PG: I have never held a job in this industry that I felt secure about retaining. I have produced five screenplays, I have directed 30 episodes of a TV show, I had a comedy web series produced and three short films picked up for home DVD/video distribution. I have been teaching writing, acting, and directing at a university for over three years and yet in none of this do I feel in any way confident that it will continue. To put this another way… When I directed Undressed on MTV, I was the only woman director at that time on that show, with none of the major crew positions being by women. Since men are always surrounded by other men, their place at the table feels comfortable. As a woman, it’s hard not to feel that you were only invited for drinks and everyone else is staying for dinner. DFLY: I’ve had some women tell me that the best way to combat gender bias in the film industry is to pretend it isn’t there. What do you think? DFLY: Ask yourself when being dishonest has ever served you. If someone gives you advice to put your head in the sand, ask them this: Why do ostriches put their heads in the sand? THEY DON’T. It’s a myth. You can find Paula’s full filmography on her IMDB page (linked to her portrait below), but I want to take the opportunity to discuss one of her works in particular.
DFLY: I remember being surprised when you first showed Inappropriate Workplace in class – it is totally unapologetic. I hadn’t expected you to share something like that with a gaggle of freshmen screenwriting students. A lot of really popular stuff currently, particularly the comedy of Amy Schumer, is bold like this. Do you perceive a difference in reception of female-produced content that is shocking or “crude?” PG: The only thing that occurs to me is that when women work “blue” there is usually a deeper meaning than simply being crude. Schumer’s stuff is provocative, but also calls out s**t. PG: For example, “Last F**kable Day” names sexism and ageism in Hollywood in a way that makes us howl because it’s a ridiculous truth. No one would argue she’s overreacting when she says Sally Field played Tom Hanks’ girlfriend in Punchline and twenty minutes later she was his mother in Forrest Gump. In the parody of Friday Night Lights, she manages to joke and also make us think about rape culture. More often than not, when men are crude – like The Hangover – there is no point to it.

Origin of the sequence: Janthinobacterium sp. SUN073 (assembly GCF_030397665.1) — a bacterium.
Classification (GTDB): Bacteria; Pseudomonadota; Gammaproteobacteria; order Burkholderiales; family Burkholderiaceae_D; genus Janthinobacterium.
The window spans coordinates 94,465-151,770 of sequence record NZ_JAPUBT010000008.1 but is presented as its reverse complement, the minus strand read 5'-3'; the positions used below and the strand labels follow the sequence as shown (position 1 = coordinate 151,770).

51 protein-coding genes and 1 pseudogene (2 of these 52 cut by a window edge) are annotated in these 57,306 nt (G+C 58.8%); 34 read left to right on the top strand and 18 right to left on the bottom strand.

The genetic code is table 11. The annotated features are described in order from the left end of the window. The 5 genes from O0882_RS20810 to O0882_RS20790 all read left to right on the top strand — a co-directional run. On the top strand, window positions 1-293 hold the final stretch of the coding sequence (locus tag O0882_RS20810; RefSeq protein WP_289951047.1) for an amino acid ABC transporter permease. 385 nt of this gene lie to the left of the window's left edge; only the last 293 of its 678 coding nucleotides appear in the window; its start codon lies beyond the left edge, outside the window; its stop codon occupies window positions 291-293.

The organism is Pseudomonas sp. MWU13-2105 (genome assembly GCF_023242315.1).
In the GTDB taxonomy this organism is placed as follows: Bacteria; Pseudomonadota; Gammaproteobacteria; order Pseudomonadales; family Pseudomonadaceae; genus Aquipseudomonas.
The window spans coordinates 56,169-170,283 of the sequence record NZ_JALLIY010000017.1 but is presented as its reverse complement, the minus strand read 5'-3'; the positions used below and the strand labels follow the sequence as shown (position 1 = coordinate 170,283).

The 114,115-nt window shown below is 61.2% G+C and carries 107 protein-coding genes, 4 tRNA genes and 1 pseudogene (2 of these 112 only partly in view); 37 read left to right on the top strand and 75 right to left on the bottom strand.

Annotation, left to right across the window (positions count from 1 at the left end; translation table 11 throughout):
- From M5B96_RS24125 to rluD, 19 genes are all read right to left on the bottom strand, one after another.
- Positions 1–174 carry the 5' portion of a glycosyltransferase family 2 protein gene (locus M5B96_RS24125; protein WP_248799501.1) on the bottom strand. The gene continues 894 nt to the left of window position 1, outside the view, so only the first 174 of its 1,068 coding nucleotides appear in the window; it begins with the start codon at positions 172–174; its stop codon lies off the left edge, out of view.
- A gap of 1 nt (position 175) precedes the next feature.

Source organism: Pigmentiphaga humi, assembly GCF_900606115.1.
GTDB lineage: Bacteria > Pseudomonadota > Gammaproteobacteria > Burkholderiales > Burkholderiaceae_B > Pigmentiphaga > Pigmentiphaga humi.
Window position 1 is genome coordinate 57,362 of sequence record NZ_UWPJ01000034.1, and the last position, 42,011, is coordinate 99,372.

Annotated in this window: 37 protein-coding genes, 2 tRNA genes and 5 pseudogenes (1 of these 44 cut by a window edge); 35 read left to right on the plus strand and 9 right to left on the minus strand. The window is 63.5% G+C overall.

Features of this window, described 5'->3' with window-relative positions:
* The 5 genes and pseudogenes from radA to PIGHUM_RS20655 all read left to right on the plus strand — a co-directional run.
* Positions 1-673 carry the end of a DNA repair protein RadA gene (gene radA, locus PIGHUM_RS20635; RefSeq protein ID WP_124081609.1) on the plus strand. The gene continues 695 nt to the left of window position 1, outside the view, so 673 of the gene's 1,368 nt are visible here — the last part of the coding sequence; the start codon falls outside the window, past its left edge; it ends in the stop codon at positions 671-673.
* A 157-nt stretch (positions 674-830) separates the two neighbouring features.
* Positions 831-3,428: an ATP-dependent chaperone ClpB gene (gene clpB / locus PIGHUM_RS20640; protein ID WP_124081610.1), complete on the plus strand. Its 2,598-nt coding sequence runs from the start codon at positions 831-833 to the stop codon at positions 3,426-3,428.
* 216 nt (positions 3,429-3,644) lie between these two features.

DLY: So before I let you go, I want to ask you about how your industry experience colors your teaching style. How have you taken what you learned in LA and applied it to the industry in Dallas? PG: The main advantage my industry years bring is my access to people who work in the business in LA and NY. I’ve been able to have some spectacular Skype guests and even arrange some mentorships. I like to give my students a responsibility reality check – they may be in Dallas and feel their issue is one of connections. I tell them they now know me and I know people…now their issue is good content – so get writing. 🙂 DFLY: What are the tell-tale signs of a student who is “gonna make it?” PG: [discussing an acting student of hers] He knew how to network – not in an inauthentic way. He never asked for a hand out – it was always a hand up… You can distill all that with that Woody Allen quote – “90% of life is showing up.” DFLY: Finally, why do you choose to teach? How do you approach the task of giving students both the tools for and the reality of working in this industry? PG: I love teaching. I learn something every semester and there are always a few that start off a bit lost and then grow and get it and it’s so satisfying. What a beautiful thing to feel you’ve made a difference in someone’s life…
Visit Paula @ the SMU Dept. of Film & Media Arts
PG: The reality of the business is that it’s awesome. It’s fun and creative. If you don’t feel that way, if you feel it’s hard and soul-sucking and difficult – don’t do it. I don’t understand artists that complain that way. Because what they are really complaining about then is the money. Because you can always write. You can find opportunities to act. Anyone with an iPhone can direct. You are unhappy because you aren’t making a lot of money from it. I’ve known some successful actors. Guess what? The money doesn’t make them happy. Everyone wants to be compensated – but in the end after your basic needs are met, money is just a way to keep score. If that’s your main motivator – you’ll be an unhappy artist or unhappy accountant or unhappy teacher… you’ll just be unhappy. I’ll leave you with something my mother always told me… “Everything is an attitude.”
Rachel Wilson, 2015.